Wordsworth Donisthorpe was born in Leeds in 1847. After studying at Cambridge University he qualified as a barrister and moved to London.
His father, George, was an engineer and inventor working in the West Yorkshire textile industry in partnership with Samuel Cunliffe Lister. George Donisthorpe had a number of patents to his name and Lister was one of the most prolific patentees, with over 150 of his own.
Capturing the moving picture
Wordsworth Donisthorpe had his father’s innovative drive, but his own interest was mainly in cinematography. In 1876 he applied for patent protection for an invention which used glass plates to take a series of photographs at intervals to give the impression of movement (Patent reference: GB 4344 of 1876). The picture was also illuminated by an electric spark.
This was one of the first inventions to use sensitive paper to capture the image, long before Eastman Kodak’s transparent celluloid film was produced in 1889. Donisthorpe proposed that linking this machine with the Phonograph, patented by Edison in 1878, could create moving and talking pictures.
The importance of patent protection
Donisthorpe's invention received provisional patent protection only. At this time it was possible to file a provisional (brief) description of the invention, with the full description following later. Often, the full description was never filed, as in this case, in many cases due to cost.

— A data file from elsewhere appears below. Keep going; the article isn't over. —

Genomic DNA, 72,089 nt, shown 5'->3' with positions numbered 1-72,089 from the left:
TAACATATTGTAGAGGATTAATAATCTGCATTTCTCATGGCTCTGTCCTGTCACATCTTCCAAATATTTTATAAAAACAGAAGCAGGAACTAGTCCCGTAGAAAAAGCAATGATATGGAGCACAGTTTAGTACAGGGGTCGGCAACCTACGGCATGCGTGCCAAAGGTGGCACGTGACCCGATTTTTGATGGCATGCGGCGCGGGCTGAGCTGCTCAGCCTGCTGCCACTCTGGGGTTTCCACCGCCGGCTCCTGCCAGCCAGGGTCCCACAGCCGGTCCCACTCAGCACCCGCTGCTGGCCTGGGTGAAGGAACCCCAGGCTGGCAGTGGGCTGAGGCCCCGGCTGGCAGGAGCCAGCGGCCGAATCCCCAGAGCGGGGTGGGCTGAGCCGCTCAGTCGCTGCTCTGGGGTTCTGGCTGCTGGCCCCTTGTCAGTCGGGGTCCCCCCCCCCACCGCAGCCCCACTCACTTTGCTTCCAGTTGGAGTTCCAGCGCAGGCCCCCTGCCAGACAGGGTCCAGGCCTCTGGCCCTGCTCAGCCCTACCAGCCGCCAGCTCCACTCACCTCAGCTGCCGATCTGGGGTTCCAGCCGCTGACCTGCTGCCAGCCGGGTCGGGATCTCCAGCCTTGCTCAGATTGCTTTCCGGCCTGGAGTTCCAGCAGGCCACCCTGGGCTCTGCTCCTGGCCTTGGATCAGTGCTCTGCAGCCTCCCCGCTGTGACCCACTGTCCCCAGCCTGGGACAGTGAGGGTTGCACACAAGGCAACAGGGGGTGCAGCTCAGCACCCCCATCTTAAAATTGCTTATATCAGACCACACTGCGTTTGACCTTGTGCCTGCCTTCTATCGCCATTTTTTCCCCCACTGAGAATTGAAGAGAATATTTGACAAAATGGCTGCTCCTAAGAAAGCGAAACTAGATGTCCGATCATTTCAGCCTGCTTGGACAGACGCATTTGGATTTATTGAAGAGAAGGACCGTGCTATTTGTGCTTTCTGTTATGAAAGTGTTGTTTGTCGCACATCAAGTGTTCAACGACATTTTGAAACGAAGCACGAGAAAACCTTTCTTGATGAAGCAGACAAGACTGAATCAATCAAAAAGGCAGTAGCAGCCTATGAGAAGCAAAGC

As several inventors around the world were working independently on similar equipment to Donisthorpe it was important for him to file the application as soon as possible. In 1889, along with his cousin William Crofts, Donisthorpe patented a second camera and a projector (Patent reference: GB12921 of 1889). The British patent was granted, but when they applied in the US, the Patent Office examiners pointed out that it was very similar to the patent previously filed by Augustin Le Prince in 1888. Both described a method of taking a series of pictures and then projecting them on to a surface.
It is believed that Donisthorpe's knowledge of wool-combing machines influenced the construction of his camera which incorporated a treadle, fly wheel and pulley system and automatic braking on the film. Donisthorpe and Crofts set up their camera in a building overlooking Trafalgar Square and took a sequence of shots of the busy street scene. A number of frames of this film still exist giving a clear moving image.
Finding an effective means of projecting the filmed image was more difficult, and costly.
Funding was not easy to obtain as many people still saw the idea of moving pictures as ridiculous.
This difficulty hit several of the pioneers in this field, and Donisthorpe was never able to overcome it. Wordsworth Donisthorpe died on 30 January 1914.